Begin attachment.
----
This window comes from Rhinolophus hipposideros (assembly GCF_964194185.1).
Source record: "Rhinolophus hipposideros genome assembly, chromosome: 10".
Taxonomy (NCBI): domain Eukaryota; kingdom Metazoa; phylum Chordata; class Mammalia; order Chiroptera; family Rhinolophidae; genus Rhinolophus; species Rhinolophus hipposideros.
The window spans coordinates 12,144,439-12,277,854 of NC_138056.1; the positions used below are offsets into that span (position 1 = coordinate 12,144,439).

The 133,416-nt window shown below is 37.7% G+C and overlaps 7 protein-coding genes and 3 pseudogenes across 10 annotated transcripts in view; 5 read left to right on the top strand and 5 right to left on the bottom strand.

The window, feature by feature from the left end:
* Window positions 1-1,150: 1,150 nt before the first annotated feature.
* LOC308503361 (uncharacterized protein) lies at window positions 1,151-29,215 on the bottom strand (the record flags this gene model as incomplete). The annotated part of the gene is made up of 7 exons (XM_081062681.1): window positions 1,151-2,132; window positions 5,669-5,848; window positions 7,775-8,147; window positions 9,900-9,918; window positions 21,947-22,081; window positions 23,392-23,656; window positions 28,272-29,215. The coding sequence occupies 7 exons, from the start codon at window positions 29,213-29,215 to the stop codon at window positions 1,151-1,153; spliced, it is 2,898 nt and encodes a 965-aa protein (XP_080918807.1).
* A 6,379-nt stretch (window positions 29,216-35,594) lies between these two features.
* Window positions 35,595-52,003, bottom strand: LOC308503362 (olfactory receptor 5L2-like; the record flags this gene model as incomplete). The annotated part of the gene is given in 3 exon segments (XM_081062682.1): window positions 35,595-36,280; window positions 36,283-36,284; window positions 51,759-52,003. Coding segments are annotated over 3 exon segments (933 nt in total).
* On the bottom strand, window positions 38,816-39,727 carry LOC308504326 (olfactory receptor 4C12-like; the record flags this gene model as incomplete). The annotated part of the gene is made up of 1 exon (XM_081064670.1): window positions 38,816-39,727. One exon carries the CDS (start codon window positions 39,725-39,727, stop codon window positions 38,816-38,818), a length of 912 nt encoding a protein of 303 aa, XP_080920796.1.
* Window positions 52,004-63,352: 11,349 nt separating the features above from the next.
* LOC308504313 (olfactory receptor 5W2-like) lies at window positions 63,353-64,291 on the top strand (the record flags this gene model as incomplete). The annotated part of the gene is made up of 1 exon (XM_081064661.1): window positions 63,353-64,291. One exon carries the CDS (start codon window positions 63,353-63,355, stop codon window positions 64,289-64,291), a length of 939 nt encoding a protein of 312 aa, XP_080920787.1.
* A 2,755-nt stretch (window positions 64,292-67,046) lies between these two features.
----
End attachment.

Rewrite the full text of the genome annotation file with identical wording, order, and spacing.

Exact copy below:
This window comes from Rhinolophus hipposideros (assembly GCF_964194185.1).
Source record: "Rhinolophus hipposideros genome assembly, chromosome: 10".
Taxonomy (NCBI): domain Eukaryota; kingdom Metazoa; phylum Chordata; class Mammalia; order Chiroptera; family Rhinolophidae; genus Rhinolophus; species Rhinolophus hipposideros.
The window spans coordinates 12,144,439-12,277,854 of NC_138056.1; the positions used below are offsets into that span (position 1 = coordinate 12,144,439).

The 133,416-nt window shown below is 37.7% G+C and overlaps 7 protein-coding genes and 3 pseudogenes across 10 annotated transcripts in view; 5 read left to right on the top strand and 5 right to left on the bottom strand.

The window, feature by feature from the left end:
* Window positions 1-1,150: 1,150 nt before the first annotated feature.
* LOC308503361 (uncharacterized protein) lies at window positions 1,151-29,215 on the bottom strand (the record flags this gene model as incomplete). The annotated part of the gene is made up of 7 exons (XM_081062681.1): window positions 1,151-2,132; window positions 5,669-5,848; window positions 7,775-8,147; window positions 9,900-9,918; window positions 21,947-22,081; window positions 23,392-23,656; window positions 28,272-29,215. The coding sequence occupies 7 exons, from the start codon at window positions 29,213-29,215 to the stop codon at window positions 1,151-1,153; spliced, it is 2,898 nt and encodes a 965-aa protein (XP_080918807.1).
* A 6,379-nt stretch (window positions 29,216-35,594) lies between these two features.
* Window positions 35,595-52,003, bottom strand: LOC308503362 (olfactory receptor 5L2-like; the record flags this gene model as incomplete). The annotated part of the gene is given in 3 exon segments (XM_081062682.1): window positions 35,595-36,280; window positions 36,283-36,284; window positions 51,759-52,003. Coding segments are annotated over 3 exon segments (933 nt in total).
* On the bottom strand, window positions 38,816-39,727 carry LOC308504326 (olfactory receptor 4C12-like; the record flags this gene model as incomplete). The annotated part of the gene is made up of 1 exon (XM_081064670.1): window positions 38,816-39,727. One exon carries the CDS (start codon window positions 39,725-39,727, stop codon window positions 38,816-38,818), a length of 912 nt encoding a protein of 303 aa, XP_080920796.1.
* Window positions 52,004-63,352: 11,349 nt separating the features above from the next.
* LOC308504313 (olfactory receptor 5W2-like) lies at window positions 63,353-64,291 on the top strand (the record flags this gene model as incomplete). The annotated part of the gene is made up of 1 exon (XM_081064661.1): window positions 63,353-64,291. One exon carries the CDS (start codon window positions 63,353-63,355, stop codon window positions 64,289-64,291), a length of 939 nt encoding a protein of 312 aa, XP_080920787.1.
* A 2,755-nt stretch (window positions 64,292-67,046) lies between these two features.